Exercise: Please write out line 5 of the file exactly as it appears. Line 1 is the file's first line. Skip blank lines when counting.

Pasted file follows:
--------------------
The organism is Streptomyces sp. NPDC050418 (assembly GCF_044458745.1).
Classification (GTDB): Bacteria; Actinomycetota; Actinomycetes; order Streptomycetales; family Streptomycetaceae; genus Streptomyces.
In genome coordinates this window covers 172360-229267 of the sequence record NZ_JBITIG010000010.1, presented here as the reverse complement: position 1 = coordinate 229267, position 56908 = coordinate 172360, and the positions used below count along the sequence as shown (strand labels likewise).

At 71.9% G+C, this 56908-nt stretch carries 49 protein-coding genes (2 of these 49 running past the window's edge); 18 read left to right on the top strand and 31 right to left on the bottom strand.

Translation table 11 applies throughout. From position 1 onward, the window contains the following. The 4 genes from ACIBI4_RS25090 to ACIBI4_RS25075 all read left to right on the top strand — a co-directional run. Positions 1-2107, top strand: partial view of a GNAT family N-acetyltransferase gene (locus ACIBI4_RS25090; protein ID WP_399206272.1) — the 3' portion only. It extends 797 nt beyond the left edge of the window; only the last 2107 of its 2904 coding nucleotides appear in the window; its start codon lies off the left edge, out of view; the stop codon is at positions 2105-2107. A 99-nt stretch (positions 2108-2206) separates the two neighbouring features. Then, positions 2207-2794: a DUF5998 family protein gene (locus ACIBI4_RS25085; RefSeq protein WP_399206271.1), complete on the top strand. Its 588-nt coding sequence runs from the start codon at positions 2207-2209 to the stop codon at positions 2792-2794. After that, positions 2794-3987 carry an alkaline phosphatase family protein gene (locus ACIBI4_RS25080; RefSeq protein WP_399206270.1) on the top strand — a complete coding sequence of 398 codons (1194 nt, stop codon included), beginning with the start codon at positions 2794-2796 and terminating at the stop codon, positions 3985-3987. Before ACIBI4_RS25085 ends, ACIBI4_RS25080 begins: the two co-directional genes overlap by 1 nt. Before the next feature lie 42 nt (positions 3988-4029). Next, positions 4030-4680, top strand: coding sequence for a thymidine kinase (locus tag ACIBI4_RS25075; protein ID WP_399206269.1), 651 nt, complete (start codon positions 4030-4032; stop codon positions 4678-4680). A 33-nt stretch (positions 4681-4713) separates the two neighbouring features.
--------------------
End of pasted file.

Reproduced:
Translation table 11 applies throughout. From position 1 onward, the window contains the following. The 4 genes from ACIBI4_RS25090 to ACIBI4_RS25075 all read left to right on the top strand — a co-directional run. Positions 1-2107, top strand: partial view of a GNAT family N-acetyltransferase gene (locus ACIBI4_RS25090; protein ID WP_399206272.1) — the 3' portion only. It extends 797 nt beyond the left edge of the window; only the last 2107 of its 2904 coding nucleotides appear in the window; its start codon lies off the left edge, out of view; the stop codon is at positions 2105-2107. A 99-nt stretch (positions 2108-2206) separates the two neighbouring features. Then, positions 2207-2794: a DUF5998 family protein gene (locus ACIBI4_RS25085; RefSeq protein WP_399206271.1), complete on the top strand. Its 588-nt coding sequence runs from the start codon at positions 2207-2209 to the stop codon at positions 2792-2794. After that, positions 2794-3987 carry an alkaline phosphatase family protein gene (locus ACIBI4_RS25080; RefSeq protein WP_399206270.1) on the top strand — a complete coding sequence of 398 codons (1194 nt, stop codon included), beginning with the start codon at positions 2794-2796 and terminating at the stop codon, positions 3985-3987. Before ACIBI4_RS25085 ends, ACIBI4_RS25080 begins: the two co-directional genes overlap by 1 nt. Before the next feature lie 42 nt (positions 3988-4029). Next, positions 4030-4680, top strand: coding sequence for a thymidine kinase (locus tag ACIBI4_RS25075; protein ID WP_399206269.1), 651 nt, complete (start codon positions 4030-4032; stop codon positions 4678-4680). A 33-nt stretch (positions 4681-4713) separates the two neighbouring features.